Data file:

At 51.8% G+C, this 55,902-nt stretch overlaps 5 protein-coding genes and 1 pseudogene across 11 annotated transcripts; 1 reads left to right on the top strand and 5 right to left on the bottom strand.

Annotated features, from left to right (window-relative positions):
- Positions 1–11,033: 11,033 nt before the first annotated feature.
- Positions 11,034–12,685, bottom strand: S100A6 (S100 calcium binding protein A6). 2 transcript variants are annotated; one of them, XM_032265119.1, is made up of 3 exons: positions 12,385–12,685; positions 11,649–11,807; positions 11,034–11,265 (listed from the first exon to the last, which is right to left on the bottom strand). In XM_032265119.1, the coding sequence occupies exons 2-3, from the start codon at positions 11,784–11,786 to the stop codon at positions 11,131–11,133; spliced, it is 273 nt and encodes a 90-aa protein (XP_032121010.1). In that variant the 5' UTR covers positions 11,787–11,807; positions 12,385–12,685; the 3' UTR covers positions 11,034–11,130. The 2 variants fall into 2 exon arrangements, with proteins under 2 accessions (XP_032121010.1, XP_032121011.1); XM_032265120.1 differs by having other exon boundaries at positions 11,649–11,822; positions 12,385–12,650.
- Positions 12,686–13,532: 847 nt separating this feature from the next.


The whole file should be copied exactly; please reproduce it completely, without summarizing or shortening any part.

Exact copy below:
At 51.8% G+C, this 55,902-nt stretch overlaps 5 protein-coding genes and 1 pseudogene across 11 annotated transcripts; 1 reads left to right on the top strand and 5 right to left on the bottom strand.

Annotated features, from left to right (window-relative positions):
- Positions 1–11,033: 11,033 nt before the first annotated feature.
- Positions 11,034–12,685, bottom strand: S100A6 (S100 calcium binding protein A6). 2 transcript variants are annotated; one of them, XM_032265119.1, is made up of 3 exons: positions 12,385–12,685; positions 11,649–11,807; positions 11,034–11,265 (listed from the first exon to the last, which is right to left on the bottom strand). In XM_032265119.1, the coding sequence occupies exons 2-3, from the start codon at positions 11,784–11,786 to the stop codon at positions 11,131–11,133; spliced, it is 273 nt and encodes a 90-aa protein (XP_032121010.1). In that variant the 5' UTR covers positions 11,787–11,807; positions 12,385–12,685; the 3' UTR covers positions 11,034–11,130. The 2 variants fall into 2 exon arrangements, with proteins under 2 accessions (XP_032121010.1, XP_032121011.1); XM_032265120.1 differs by having other exon boundaries at positions 11,649–11,822; positions 12,385–12,650.
- Positions 12,686–13,532: 847 nt separating this feature from the next.